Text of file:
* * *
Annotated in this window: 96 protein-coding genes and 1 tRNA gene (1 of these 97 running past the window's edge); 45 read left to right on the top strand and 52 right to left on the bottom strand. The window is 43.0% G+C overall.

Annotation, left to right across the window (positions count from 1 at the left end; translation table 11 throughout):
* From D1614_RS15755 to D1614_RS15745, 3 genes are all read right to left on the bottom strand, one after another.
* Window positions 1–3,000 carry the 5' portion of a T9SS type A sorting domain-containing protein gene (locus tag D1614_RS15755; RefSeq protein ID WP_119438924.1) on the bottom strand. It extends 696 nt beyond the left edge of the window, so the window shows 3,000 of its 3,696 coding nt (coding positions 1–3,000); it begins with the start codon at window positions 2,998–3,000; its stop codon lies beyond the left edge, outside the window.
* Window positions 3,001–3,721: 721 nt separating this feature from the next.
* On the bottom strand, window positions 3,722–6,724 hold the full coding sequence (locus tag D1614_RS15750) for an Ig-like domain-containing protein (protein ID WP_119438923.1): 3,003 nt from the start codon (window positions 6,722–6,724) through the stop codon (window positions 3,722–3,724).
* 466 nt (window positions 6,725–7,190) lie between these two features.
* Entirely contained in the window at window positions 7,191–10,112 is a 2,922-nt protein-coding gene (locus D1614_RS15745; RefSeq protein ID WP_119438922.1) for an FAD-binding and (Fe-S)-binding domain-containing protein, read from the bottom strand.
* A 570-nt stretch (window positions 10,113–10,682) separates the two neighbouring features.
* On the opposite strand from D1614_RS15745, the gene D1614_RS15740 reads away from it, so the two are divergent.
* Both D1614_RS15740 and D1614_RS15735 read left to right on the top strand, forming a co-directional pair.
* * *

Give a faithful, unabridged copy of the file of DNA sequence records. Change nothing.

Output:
Annotated in this window: 96 protein-coding genes and 1 tRNA gene (1 of these 97 running past the window's edge); 45 read left to right on the top strand and 52 right to left on the bottom strand. The window is 43.0% G+C overall.

Annotation, left to right across the window (positions count from 1 at the left end; translation table 11 throughout):
* From D1614_RS15755 to D1614_RS15745, 3 genes are all read right to left on the bottom strand, one after another.
* Window positions 1–3,000 carry the 5' portion of a T9SS type A sorting domain-containing protein gene (locus tag D1614_RS15755; RefSeq protein ID WP_119438924.1) on the bottom strand. It extends 696 nt beyond the left edge of the window, so the window shows 3,000 of its 3,696 coding nt (coding positions 1–3,000); it begins with the start codon at window positions 2,998–3,000; its stop codon lies beyond the left edge, outside the window.
* Window positions 3,001–3,721: 721 nt separating this feature from the next.
* On the bottom strand, window positions 3,722–6,724 hold the full coding sequence (locus tag D1614_RS15750) for an Ig-like domain-containing protein (protein ID WP_119438923.1): 3,003 nt from the start codon (window positions 6,722–6,724) through the stop codon (window positions 3,722–3,724).
* 466 nt (window positions 6,725–7,190) lie between these two features.
* Entirely contained in the window at window positions 7,191–10,112 is a 2,922-nt protein-coding gene (locus D1614_RS15745; RefSeq protein ID WP_119438922.1) for an FAD-binding and (Fe-S)-binding domain-containing protein, read from the bottom strand.
* A 570-nt stretch (window positions 10,113–10,682) separates the two neighbouring features.
* On the opposite strand from D1614_RS15745, the gene D1614_RS15740 reads away from it, so the two are divergent.
* Both D1614_RS15740 and D1614_RS15735 read left to right on the top strand, forming a co-directional pair.